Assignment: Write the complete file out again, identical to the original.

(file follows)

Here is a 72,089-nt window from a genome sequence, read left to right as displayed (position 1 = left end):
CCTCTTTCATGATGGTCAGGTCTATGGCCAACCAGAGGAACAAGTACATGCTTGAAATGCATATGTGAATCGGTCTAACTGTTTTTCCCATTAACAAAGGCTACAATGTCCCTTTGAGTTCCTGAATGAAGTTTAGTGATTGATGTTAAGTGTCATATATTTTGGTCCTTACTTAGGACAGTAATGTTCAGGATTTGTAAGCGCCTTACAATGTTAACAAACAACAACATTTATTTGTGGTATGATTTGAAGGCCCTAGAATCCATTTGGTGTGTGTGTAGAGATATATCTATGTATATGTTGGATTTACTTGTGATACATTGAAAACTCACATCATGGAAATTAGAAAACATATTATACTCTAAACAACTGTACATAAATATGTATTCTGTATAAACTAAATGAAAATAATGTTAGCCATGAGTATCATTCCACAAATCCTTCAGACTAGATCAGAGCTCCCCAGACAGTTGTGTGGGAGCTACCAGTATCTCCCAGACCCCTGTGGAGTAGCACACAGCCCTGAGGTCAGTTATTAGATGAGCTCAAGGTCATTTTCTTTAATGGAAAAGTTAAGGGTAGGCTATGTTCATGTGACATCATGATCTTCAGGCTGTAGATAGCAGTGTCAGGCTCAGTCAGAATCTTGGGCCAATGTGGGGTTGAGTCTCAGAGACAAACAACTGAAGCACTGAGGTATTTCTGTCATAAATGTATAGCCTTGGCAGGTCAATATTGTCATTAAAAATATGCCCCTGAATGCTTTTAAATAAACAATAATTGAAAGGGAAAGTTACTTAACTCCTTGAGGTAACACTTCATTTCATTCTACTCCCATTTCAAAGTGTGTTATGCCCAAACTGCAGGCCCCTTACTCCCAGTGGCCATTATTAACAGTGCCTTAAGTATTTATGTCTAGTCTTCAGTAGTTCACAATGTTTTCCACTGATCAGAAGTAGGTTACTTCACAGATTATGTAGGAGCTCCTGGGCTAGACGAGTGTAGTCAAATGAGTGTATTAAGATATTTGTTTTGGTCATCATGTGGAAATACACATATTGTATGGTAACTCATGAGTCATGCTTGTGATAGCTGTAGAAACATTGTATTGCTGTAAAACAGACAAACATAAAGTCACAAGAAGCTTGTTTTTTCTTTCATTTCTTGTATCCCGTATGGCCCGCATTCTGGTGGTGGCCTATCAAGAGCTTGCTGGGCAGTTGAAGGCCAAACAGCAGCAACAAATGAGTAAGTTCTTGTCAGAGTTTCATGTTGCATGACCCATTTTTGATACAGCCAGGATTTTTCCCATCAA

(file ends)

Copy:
Here is a 72,089-nt window from a genome sequence, read left to right as displayed (position 1 = left end):
CCTCTTTCATGATGGTCAGGTCTATGGCCAACCAGAGGAACAAGTACATGCTTGAAATGCATATGTGAATCGGTCTAACTGTTTTTCCCATTAACAAAGGCTACAATGTCCCTTTGAGTTCCTGAATGAAGTTTAGTGATTGATGTTAAGTGTCATATATTTTGGTCCTTACTTAGGACAGTAATGTTCAGGATTTGTAAGCGCCTTACAATGTTAACAAACAACAACATTTATTTGTGGTATGATTTGAAGGCCCTAGAATCCATTTGGTGTGTGTGTAGAGATATATCTATGTATATGTTGGATTTACTTGTGATACATTGAAAACTCACATCATGGAAATTAGAAAACATATTATACTCTAAACAACTGTACATAAATATGTATTCTGTATAAACTAAATGAAAATAATGTTAGCCATGAGTATCATTCCACAAATCCTTCAGACTAGATCAGAGCTCCCCAGACAGTTGTGTGGGAGCTACCAGTATCTCCCAGACCCCTGTGGAGTAGCACACAGCCCTGAGGTCAGTTATTAGATGAGCTCAAGGTCATTTTCTTTAATGGAAAAGTTAAGGGTAGGCTATGTTCATGTGACATCATGATCTTCAGGCTGTAGATAGCAGTGTCAGGCTCAGTCAGAATCTTGGGCCAATGTGGGGTTGAGTCTCAGAGACAAACAACTGAAGCACTGAGGTATTTCTGTCATAAATGTATAGCCTTGGCAGGTCAATATTGTCATTAAAAATATGCCCCTGAATGCTTTTAAATAAACAATAATTGAAAGGGAAAGTTACTTAACTCCTTGAGGTAACACTTCATTTCATTCTACTCCCATTTCAAAGTGTGTTATGCCCAAACTGCAGGCCCCTTACTCCCAGTGGCCATTATTAACAGTGCCTTAAGTATTTATGTCTAGTCTTCAGTAGTTCACAATGTTTTCCACTGATCAGAAGTAGGTTACTTCACAGATTATGTAGGAGCTCCTGGGCTAGACGAGTGTAGTCAAATGAGTGTATTAAGATATTTGTTTTGGTCATCATGTGGAAATACACATATTGTATGGTAACTCATGAGTCATGCTTGTGATAGCTGTAGAAACATTGTATTGCTGTAAAACAGACAAACATAAAGTCACAAGAAGCTTGTTTTTTCTTTCATTTCTTGTATCCCGTATGGCCCGCATTCTGGTGGTGGCCTATCAAGAGCTTGCTGGGCAGTTGAAGGCCAAACAGCAGCAACAAATGAGTAAGTTCTTGTCAGAGTTTCATGTTGCATGACCCATTTTTGATACAGCCAGGATTTTTCCCATCAA